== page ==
It’s an encouraging sign that, when two prosecutors this week used seven of their peremptory challenges to strike black potential jurors, resulting in a sustained Batson challenge and the dismissal of the jury, Harris County District Attorney Pat Lykos disciplined them.
Forcing a prosecutor who uses peremptory challenges on the basis of race to start over with a new jury panel is like throwing him in the briar patch; it’s no kind of deterrence. (The better remedy in the trial court might have been for the judge, Jeanine Barr of the 182nd District Court, to seat the black jurors whom the prosecutors couldn’t give race-neutral reasons for striking.)
I can’t say whether the discipline DA Lykos meted out was excessive because, well, we don’t have anything to compare it to. I’m thinking that the accused, who gets to sit in the Harris County Jail now till June instead of finishing his trial this week, would answer the question in the negative, though. If he is acquitted then, he’s spent three extra months in jail thanks to the prosecutors; if he’s convicted then, we can never know whether this week’s jury would have acquitted him.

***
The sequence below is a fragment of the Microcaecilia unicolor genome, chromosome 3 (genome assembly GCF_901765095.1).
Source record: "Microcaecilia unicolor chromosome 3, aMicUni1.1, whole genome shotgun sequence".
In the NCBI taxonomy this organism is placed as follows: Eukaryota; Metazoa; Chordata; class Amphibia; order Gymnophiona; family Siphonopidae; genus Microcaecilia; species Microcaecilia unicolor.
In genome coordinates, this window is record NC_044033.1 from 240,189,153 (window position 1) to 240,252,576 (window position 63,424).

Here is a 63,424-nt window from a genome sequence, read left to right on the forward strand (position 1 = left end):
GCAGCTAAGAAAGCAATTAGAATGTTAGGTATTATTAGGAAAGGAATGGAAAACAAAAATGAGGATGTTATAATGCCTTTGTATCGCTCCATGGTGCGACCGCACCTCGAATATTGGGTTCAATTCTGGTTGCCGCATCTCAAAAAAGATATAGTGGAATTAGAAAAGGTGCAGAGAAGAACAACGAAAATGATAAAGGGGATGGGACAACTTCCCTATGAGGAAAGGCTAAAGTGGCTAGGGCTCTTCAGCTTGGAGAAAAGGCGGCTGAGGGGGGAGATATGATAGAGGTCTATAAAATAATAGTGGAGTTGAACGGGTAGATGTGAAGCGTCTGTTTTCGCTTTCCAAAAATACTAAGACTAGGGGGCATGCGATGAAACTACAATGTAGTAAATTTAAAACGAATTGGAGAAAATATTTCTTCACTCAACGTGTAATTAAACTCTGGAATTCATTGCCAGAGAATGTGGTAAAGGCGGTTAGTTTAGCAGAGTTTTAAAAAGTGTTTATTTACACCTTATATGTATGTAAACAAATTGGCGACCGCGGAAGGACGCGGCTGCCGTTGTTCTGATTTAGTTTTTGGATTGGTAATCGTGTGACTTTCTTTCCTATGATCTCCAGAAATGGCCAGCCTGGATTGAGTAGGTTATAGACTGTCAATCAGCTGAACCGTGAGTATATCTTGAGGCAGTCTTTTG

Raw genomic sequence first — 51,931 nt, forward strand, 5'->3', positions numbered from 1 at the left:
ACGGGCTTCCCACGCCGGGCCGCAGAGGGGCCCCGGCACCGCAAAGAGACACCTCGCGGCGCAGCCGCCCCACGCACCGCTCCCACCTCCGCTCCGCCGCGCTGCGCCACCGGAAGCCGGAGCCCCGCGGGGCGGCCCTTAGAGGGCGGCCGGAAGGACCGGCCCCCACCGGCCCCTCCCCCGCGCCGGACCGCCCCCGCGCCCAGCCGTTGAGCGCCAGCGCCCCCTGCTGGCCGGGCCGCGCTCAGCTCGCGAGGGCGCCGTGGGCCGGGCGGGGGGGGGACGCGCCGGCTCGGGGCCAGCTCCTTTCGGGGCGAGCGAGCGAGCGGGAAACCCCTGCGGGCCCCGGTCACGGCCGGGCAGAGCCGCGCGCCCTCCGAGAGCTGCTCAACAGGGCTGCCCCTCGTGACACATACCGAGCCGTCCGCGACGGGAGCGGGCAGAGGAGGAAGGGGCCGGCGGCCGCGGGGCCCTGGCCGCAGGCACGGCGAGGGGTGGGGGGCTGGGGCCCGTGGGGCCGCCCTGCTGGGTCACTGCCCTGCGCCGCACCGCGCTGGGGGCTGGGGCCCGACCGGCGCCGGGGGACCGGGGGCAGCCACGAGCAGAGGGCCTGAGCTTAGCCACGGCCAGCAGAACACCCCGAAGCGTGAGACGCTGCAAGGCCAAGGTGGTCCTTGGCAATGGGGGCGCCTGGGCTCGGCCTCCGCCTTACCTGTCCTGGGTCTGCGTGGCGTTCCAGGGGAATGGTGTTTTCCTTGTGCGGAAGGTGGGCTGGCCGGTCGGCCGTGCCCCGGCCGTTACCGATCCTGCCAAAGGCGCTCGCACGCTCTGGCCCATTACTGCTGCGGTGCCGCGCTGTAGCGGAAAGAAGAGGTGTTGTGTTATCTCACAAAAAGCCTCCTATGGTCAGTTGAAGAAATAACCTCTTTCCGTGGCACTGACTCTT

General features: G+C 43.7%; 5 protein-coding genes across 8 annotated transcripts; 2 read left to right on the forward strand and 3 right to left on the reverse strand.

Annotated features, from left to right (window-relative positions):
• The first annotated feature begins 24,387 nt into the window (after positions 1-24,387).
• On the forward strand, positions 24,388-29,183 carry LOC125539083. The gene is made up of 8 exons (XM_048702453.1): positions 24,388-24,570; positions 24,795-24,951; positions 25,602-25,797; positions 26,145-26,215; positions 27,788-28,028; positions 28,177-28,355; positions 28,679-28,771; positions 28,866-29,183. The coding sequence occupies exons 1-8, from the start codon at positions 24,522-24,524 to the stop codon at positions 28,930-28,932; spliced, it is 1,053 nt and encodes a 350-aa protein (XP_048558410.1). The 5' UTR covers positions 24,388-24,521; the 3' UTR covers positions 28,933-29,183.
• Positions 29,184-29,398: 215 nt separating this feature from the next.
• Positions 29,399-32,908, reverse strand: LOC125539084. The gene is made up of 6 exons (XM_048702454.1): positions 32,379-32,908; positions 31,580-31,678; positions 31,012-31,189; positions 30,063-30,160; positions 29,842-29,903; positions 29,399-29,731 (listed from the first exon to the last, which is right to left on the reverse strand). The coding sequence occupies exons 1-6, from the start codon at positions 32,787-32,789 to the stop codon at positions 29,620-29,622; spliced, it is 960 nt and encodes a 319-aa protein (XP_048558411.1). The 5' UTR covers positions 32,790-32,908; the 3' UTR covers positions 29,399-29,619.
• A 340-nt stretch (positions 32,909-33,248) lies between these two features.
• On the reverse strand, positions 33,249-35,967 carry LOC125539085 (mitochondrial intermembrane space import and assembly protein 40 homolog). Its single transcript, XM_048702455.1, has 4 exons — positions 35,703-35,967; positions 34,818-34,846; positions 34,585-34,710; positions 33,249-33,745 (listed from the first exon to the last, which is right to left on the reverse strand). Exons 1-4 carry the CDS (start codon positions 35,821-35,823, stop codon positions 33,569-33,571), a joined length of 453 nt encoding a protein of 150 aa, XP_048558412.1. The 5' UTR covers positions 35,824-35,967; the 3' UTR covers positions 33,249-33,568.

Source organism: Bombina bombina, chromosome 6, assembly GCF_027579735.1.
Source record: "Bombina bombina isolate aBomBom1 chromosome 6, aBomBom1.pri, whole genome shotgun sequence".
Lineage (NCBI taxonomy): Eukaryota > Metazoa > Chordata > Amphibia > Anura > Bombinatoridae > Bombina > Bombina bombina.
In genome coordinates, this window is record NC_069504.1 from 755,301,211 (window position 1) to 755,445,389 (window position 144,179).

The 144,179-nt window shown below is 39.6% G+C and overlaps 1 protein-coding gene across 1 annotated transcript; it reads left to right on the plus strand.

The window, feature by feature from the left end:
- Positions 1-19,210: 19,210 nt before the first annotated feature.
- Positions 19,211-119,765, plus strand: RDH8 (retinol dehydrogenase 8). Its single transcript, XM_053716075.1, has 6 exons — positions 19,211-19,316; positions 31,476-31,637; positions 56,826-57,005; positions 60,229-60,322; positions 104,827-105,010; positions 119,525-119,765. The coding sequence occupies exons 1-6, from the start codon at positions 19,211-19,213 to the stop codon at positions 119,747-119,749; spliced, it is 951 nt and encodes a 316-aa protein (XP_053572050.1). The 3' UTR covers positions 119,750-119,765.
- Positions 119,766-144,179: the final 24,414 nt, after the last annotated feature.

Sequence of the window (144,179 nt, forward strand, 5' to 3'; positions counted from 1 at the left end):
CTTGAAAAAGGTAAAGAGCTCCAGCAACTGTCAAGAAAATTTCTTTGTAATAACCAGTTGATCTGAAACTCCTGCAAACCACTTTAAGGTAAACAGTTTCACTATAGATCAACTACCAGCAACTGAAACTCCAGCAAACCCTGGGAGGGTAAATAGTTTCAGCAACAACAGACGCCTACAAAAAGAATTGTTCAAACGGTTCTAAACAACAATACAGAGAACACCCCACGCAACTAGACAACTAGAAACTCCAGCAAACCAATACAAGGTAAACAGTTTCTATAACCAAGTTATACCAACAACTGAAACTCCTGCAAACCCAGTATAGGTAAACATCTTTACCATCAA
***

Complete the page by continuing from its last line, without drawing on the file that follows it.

All human beings have prejudices. Anyone who denies having prejudices is more likely to fall victim to his own prejudices. The best we can do is to be aware of them and not act on them.
Any lawyer who tries cases is sometimes tempted to fall back on stereotypes in exercising peremptory challenges. When we succumb, we’ve failed. Sometimes, though — because of limits on voir dire — it’s the best we can do. These are two conscientious lawyers who screwed up one voir dire. I don’t think they consciously said, “first thing we do, let’s strike all the blacks”, but neither do I believe that they did an internal Batson audit of their strikes before turning in the list.
Their boss was right to discipline them, to remind both them and the rest of the Office to do such an audit so that they can’t claim to be “shocked” when 12 white people are called from the panel to the jury box.
In the Houston Chronicle, DA Lykos called her two employees “negligent and incompetent.” “Negligent” is fair, as the lowest mental state that ought to support discipline, but publicly calling lawyers who work for you “incompetent” is beyond the pale. To call a lawyer “incompetent” in any circumstances is harsh. It might make good press (lead story! front page! woohoo!), but it’s ruinous to a good lawyer’s reputation, and potentially libelous to boot.
If you work somewhere, and the boss might call you “incompetent” on the front page of the ninth-largest daily newspaper in the United States, let’s face it: it’s a shitty place to work.